The Prince is not pleased, he pouts and stamps his feet, and then… we do another vote. We were still shaky on the voting mechanic itself and how to leverage the voting to make things happen smoothly, so there was a bunch of discussion at this point and some explanation that counters can be "what she said, and…". The vote get done, and it turns out that there was an activation switch that the pilot forgot to flip on the Backup Big Red Button. He notices it, and goes to flip it. Meanwhile, the Prince has lost all patients and reason, and gone over to the bay doors with a crowbar to impotently try to lever them open. The pilot flips the switch. The containment field works, but the Prince is so close to the prefab brick that he gets sucked out through the field's shaped breach along with the brick. Victory and sorrow for the Juggalos.

So that went well enough, and we got a taste of how scenes work. We judged that dark, because despite how eliminating a parasitic and unpredictable noble did the Juggalos a lot of good at that critical juncture, it was a blow to morale and a tragedy on the day that should have been a celebration.

We struggled a bit in both votes because our proposals and counter-proposals somehow had to be "light" in order to invoke the Drama necessary to bring things to a vote. We weren't entirely consistent with that. We already knew that the Prince would die, so to bring the scene to a resolution we either had to make up stuff to frame it positively ("maybe the Prince is a jerk and his people would be better off without him"), or we had to set up a negative event (death) with positive things. It didn't feel quite natural.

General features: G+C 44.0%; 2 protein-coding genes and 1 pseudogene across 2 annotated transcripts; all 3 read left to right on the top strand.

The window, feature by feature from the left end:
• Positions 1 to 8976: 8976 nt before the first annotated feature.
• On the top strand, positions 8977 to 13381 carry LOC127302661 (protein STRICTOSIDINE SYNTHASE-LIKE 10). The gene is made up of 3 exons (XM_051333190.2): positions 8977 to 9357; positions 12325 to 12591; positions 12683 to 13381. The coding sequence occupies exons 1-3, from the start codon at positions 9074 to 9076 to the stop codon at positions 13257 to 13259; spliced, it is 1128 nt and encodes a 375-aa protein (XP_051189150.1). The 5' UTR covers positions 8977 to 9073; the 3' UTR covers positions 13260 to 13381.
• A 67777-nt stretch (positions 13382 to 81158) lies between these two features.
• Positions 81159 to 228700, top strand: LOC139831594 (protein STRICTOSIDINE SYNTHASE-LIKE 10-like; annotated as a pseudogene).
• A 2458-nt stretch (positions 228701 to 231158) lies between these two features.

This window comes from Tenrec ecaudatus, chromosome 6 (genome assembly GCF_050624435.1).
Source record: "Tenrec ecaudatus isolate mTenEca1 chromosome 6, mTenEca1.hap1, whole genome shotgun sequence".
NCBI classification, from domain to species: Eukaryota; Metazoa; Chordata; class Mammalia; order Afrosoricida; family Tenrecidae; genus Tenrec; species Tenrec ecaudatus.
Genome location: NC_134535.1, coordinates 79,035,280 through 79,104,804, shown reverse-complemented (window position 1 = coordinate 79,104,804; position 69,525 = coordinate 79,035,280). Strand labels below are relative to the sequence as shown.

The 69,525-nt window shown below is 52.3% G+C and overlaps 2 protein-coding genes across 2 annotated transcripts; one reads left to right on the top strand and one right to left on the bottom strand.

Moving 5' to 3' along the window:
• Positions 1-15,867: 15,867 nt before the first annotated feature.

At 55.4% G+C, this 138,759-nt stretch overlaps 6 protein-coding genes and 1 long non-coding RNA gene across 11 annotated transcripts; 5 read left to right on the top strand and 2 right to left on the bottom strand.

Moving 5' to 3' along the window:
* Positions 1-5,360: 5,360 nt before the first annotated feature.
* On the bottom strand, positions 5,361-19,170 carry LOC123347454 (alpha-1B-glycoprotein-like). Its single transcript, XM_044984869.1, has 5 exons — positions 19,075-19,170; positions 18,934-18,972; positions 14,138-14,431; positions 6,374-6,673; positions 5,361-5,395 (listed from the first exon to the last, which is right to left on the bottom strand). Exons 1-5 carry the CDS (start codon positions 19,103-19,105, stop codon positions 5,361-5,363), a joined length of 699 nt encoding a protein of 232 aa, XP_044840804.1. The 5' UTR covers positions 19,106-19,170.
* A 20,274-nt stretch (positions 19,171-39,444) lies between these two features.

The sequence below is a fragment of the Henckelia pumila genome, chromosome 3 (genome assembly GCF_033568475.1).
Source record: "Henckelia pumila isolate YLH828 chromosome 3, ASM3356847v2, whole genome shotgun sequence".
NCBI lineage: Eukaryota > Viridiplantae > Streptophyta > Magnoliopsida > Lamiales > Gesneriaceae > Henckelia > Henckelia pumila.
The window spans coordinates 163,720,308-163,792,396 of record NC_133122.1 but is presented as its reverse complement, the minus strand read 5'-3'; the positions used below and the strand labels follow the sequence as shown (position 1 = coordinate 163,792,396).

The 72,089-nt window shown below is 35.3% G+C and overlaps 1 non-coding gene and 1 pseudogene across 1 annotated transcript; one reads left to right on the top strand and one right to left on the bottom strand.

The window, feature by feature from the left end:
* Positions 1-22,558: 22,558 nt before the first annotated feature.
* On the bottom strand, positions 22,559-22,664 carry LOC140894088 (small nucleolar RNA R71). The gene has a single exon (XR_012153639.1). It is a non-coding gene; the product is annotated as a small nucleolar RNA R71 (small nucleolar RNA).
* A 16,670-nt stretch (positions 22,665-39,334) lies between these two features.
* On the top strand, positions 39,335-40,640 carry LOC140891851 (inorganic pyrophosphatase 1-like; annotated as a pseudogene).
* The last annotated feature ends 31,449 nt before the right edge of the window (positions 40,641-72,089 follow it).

Following that, I made a Dictated Scene. I'd been wondering how individual Juggalos, being willful technical incompetents, survived the hazards of colony life, and decided that it was time to introduce the Sentient Robots from the palette and implied in the "Robot Regency" Period.

2nd Scene Question: "How do Juggalos survive colony hazards?"

Answer: "Guardian Angels", sentient robots assigned to each Juggalo, keep them safe. I narrated a bit about the Juggalo "techs" going into the Angel containment section of the ship, going to each pod with a printout of how to do the activation, and releasing each Angel. Pre-programmed to seek out their assigned Juggalo, the Angels took it from there, leaving the containment area and going to meet their Juggalo to accompany them down to the newly-deployed colony. Judged light, because the Guardian Angels were definitely a hopeful element. The Prince's Guardian Angel is orphaned…

After that, D made a new Event in "The Robot Regency" Period: "Royal Robot Sex Scandal (w/ a Juggalo)". This she was marked light because, though it was a PR disaster, it distracted the rebellious elements away from effective activism against the Robot Regent by giving them something titillating/enraging to waste their energy on.

M finished up her turn as Lens by making an Event in the "Silence of the Juggalos" Period: "Guardian Angels collapse the Faygo-system wormhole to prevent war", a dark period. Again she declined to make nested history in favour of moving the game along.

First Legacy: The orphaned Guardian Angel